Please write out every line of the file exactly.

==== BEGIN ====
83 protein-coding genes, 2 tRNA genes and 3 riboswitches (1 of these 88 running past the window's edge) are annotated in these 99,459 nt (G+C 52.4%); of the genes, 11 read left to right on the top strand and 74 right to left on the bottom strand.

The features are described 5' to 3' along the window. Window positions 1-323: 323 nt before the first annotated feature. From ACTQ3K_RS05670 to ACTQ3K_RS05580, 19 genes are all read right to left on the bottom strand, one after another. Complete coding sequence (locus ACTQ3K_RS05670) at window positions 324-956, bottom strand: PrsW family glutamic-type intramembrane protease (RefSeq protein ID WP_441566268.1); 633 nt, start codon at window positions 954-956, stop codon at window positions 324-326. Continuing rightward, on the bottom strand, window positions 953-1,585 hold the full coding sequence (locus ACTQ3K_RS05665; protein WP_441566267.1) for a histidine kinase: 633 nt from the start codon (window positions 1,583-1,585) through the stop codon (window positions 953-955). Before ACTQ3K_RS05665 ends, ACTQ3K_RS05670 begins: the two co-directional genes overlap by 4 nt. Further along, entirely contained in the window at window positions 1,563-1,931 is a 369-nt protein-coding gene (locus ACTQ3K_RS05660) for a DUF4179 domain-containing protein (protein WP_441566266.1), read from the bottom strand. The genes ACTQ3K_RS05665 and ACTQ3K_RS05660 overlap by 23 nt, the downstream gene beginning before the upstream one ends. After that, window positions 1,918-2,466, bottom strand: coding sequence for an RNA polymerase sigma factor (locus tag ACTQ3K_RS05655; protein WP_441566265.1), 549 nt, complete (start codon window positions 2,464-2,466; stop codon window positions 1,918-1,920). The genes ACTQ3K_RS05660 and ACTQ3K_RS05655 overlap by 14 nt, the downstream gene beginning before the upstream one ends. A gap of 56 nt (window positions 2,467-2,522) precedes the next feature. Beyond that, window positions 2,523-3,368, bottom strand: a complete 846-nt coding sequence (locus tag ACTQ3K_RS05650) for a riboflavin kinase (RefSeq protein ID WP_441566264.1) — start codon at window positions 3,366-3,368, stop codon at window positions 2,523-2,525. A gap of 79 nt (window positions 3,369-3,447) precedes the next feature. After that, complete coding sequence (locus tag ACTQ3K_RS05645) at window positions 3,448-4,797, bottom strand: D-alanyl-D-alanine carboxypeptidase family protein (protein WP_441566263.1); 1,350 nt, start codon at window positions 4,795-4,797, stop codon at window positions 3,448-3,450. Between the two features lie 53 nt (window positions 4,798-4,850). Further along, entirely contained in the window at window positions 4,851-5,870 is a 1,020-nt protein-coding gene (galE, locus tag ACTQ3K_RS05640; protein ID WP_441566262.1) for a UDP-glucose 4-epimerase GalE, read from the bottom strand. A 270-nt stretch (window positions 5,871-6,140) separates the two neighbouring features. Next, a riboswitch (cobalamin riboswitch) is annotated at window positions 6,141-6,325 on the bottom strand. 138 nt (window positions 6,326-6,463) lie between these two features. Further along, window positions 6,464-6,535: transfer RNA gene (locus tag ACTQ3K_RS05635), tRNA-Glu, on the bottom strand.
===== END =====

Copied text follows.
83 protein-coding genes, 2 tRNA genes and 3 riboswitches (1 of these 88 running past the window's edge) are annotated in these 99,459 nt (G+C 52.4%); of the genes, 11 read left to right on the top strand and 74 right to left on the bottom strand.

The features are described 5' to 3' along the window. Window positions 1-323: 323 nt before the first annotated feature. From ACTQ3K_RS05670 to ACTQ3K_RS05580, 19 genes are all read right to left on the bottom strand, one after another. Complete coding sequence (locus ACTQ3K_RS05670) at window positions 324-956, bottom strand: PrsW family glutamic-type intramembrane protease (RefSeq protein ID WP_441566268.1); 633 nt, start codon at window positions 954-956, stop codon at window positions 324-326. Continuing rightward, on the bottom strand, window positions 953-1,585 hold the full coding sequence (locus ACTQ3K_RS05665; protein WP_441566267.1) for a histidine kinase: 633 nt from the start codon (window positions 1,583-1,585) through the stop codon (window positions 953-955). Before ACTQ3K_RS05665 ends, ACTQ3K_RS05670 begins: the two co-directional genes overlap by 4 nt. Further along, entirely contained in the window at window positions 1,563-1,931 is a 369-nt protein-coding gene (locus ACTQ3K_RS05660) for a DUF4179 domain-containing protein (protein WP_441566266.1), read from the bottom strand. The genes ACTQ3K_RS05665 and ACTQ3K_RS05660 overlap by 23 nt, the downstream gene beginning before the upstream one ends. After that, window positions 1,918-2,466, bottom strand: coding sequence for an RNA polymerase sigma factor (locus tag ACTQ3K_RS05655; protein WP_441566265.1), 549 nt, complete (start codon window positions 2,464-2,466; stop codon window positions 1,918-1,920). The genes ACTQ3K_RS05660 and ACTQ3K_RS05655 overlap by 14 nt, the downstream gene beginning before the upstream one ends. A gap of 56 nt (window positions 2,467-2,522) precedes the next feature. Beyond that, window positions 2,523-3,368, bottom strand: a complete 846-nt coding sequence (locus tag ACTQ3K_RS05650) for a riboflavin kinase (RefSeq protein ID WP_441566264.1) — start codon at window positions 3,366-3,368, stop codon at window positions 2,523-2,525. A gap of 79 nt (window positions 3,369-3,447) precedes the next feature. After that, complete coding sequence (locus tag ACTQ3K_RS05645) at window positions 3,448-4,797, bottom strand: D-alanyl-D-alanine carboxypeptidase family protein (protein WP_441566263.1); 1,350 nt, start codon at window positions 4,795-4,797, stop codon at window positions 3,448-3,450. Between the two features lie 53 nt (window positions 4,798-4,850). Further along, entirely contained in the window at window positions 4,851-5,870 is a 1,020-nt protein-coding gene (galE, locus tag ACTQ3K_RS05640; protein ID WP_441566262.1) for a UDP-glucose 4-epimerase GalE, read from the bottom strand. A 270-nt stretch (window positions 5,871-6,140) separates the two neighbouring features. Next, a riboswitch (cobalamin riboswitch) is annotated at window positions 6,141-6,325 on the bottom strand. 138 nt (window positions 6,326-6,463) lie between these two features. Further along, window positions 6,464-6,535: transfer RNA gene (locus tag ACTQ3K_RS05635), tRNA-Glu, on the bottom strand.